If like me, you struggle with wondering if you are bitter or better after the ending of a relationship, then it might be wise to pay attention to that pendulum that swings between those two powerful emotions.
It’s hard at times not to feel resentful when personal and professional relationships that have ended in less favorable conditions arise especially if bridges were burnt and high emotions were at the center of the breakup.
So often, we become jaded by negative experiences that we fail to take in account what other lessons besides those that shut us down are also choices that we could have picked and that might serve us better.
Finding your way back to center can be tricky at best.
All too often I find people struggling to find meaning in the negative and sometime unexpected treatment they have received by those whom they have made alliance with. From significant others to organizations where they have focused their talents and energy towards, the ripple of uncertainty and betrayal can have a huge impact of one’s mental well-being.
It will happen. A negative situation can spin you around, knock you down, and make you bitter.
The key is to have the pendulum swing towards the outcome that propels you forward with unlimited choices, new opportunities, and lessons learned.
Here are three methods that can ease the blow and quicken the recovery time on emotional setbacks.
1.) Give yourself a break- Seriously; we are excessively hard on ourselves. Take a moment, step back, and breathe. If you find yourself mounting an emotional posse against yourself or against someone else, pull your thoughts over and practice a time-out. You might come back to these negative thoughts, but avoid talking yourself into believing they are choosing you, because you are in fact, choosing them!
2.) Select your rebound team wisely –There’s the “overly sympathetic team,” (friends and family members) that will rally around you, agree that you are entitled to all your negative feelings, (this team is easily equipped with torches and they love witch hunts.) Then there is the “reflective team,” usually a smaller group of one or two close friends, who will listen, and without judgment hold up a mirror, that truly reflects what is going on. Both rebound teams can be a healthy part of overcoming negative feelings after the ending of a relationship. Be cautioned, however, that only having the “overly sympathetic team,” can keep you cemented, making it harder to let go and move on.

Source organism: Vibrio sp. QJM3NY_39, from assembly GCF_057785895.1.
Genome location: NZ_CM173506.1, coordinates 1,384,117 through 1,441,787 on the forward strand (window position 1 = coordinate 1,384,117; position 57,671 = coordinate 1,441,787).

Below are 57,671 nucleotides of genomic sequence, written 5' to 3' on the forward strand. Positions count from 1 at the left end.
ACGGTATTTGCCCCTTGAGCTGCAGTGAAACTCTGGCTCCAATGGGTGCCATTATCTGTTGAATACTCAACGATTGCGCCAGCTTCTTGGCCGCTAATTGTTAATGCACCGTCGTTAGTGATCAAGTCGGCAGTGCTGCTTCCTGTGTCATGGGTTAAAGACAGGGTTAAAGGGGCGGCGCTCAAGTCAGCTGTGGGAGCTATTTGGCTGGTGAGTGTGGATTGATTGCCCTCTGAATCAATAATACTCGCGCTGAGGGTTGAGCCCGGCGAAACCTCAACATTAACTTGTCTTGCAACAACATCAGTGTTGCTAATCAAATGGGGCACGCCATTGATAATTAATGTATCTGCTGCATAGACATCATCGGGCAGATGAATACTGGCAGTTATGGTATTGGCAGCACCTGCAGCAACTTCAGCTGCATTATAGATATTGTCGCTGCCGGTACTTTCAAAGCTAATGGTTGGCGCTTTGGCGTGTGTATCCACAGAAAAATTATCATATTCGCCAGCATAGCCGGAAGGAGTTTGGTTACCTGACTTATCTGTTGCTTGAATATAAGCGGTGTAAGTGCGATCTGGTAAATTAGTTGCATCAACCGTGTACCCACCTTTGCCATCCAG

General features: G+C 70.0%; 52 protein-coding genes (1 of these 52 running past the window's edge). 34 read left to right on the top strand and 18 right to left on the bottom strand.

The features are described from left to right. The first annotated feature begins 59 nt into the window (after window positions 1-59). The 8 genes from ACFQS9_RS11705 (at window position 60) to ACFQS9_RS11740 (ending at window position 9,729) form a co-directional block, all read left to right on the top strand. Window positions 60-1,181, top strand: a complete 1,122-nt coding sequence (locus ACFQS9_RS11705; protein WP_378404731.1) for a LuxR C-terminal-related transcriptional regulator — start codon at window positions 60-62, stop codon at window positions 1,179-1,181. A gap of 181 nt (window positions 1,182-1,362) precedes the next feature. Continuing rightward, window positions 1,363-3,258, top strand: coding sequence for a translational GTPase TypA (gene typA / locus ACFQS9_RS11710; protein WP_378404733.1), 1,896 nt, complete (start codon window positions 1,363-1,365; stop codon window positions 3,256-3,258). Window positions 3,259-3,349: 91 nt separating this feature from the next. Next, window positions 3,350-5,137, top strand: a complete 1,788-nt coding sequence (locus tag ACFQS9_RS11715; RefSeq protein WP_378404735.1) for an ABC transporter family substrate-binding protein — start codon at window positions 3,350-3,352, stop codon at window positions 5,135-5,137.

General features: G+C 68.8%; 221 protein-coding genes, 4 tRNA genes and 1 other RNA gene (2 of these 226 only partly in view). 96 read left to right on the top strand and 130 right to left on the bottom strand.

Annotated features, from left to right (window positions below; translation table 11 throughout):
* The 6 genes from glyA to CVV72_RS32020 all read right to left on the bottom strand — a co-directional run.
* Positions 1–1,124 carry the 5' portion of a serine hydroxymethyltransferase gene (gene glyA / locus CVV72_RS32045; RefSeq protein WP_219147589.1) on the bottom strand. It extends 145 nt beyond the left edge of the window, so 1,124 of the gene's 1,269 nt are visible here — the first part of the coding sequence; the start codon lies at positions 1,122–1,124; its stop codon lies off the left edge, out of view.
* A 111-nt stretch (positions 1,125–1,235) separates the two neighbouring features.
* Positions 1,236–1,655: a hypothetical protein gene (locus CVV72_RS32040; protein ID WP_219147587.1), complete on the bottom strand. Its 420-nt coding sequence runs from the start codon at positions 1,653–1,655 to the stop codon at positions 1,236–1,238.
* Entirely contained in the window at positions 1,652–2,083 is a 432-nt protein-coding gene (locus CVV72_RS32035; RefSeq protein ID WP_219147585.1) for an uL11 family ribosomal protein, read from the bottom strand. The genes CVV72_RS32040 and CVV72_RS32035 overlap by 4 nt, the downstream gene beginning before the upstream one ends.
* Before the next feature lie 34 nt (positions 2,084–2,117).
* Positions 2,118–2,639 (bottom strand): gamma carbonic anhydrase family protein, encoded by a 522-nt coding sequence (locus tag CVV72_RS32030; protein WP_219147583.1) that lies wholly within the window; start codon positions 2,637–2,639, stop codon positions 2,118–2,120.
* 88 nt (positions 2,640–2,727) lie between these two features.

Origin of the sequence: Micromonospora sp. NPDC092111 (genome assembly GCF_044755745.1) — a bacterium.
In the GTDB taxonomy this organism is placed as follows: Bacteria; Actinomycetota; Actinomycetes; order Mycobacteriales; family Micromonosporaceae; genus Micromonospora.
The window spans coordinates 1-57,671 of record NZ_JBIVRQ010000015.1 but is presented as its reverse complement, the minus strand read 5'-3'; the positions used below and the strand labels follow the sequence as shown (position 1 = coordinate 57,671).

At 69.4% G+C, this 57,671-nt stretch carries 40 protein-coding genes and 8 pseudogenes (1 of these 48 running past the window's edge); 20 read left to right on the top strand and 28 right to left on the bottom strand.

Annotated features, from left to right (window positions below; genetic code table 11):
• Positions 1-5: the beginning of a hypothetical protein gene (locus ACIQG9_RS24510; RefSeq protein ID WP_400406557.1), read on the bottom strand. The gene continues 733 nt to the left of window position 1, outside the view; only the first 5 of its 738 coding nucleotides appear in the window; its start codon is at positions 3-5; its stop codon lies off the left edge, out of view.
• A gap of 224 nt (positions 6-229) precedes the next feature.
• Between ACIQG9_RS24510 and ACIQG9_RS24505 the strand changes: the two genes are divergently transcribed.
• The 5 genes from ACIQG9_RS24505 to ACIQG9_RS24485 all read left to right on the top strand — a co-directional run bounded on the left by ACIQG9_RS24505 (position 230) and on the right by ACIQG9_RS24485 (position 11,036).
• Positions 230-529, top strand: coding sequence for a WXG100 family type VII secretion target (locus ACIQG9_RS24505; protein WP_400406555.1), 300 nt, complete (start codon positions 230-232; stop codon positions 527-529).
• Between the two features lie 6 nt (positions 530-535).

3.) Journal – I know that sounds very “girly,” but the men that I get to do this seem to speed passed their counter-parts that go into emotional lockdown. Journal the situation, journal what you perceive happened. Journal your new rules and lessons around relationships, journal as much as you want, or just a couple of words. This is especially powerful for the first few weeks in the aftermath.
4.) Clean-up your side of the street – If you need to apologize for behavior that was less than your “best self” do it! I love Joyce Myers; she says, “The one that apologizes first is the mature one in the relationship.” It has been my experience that those that can “own up,” without blame and justification, are healthier and happier in the end.
5.) Cultivate what was good, pull it out and leave the rest alone- When you have some distance in the form of time and space, take an inventory of all the things that were good about the relationship. What positive lessons did you learn? What can you use right now to make an impact on other relationships you are in, both personal and professional? (i.e. I didn’t like being lied too so I am determined to make sure I communicate openly and honestly with others.)
Rumi the Persian philosopher wrote, “Out beyond wrong doing and right doing is a field. I’ll meet you there.”
If you find yourself right now at the end of a relationship, whether that be personal or professional, and that pendulum is not swinging in the direction of closure and growth swing it back the other way!
It truly is your choice…bitter or better.
Encouraging your Success!
BJ D Leadership Training and Team Development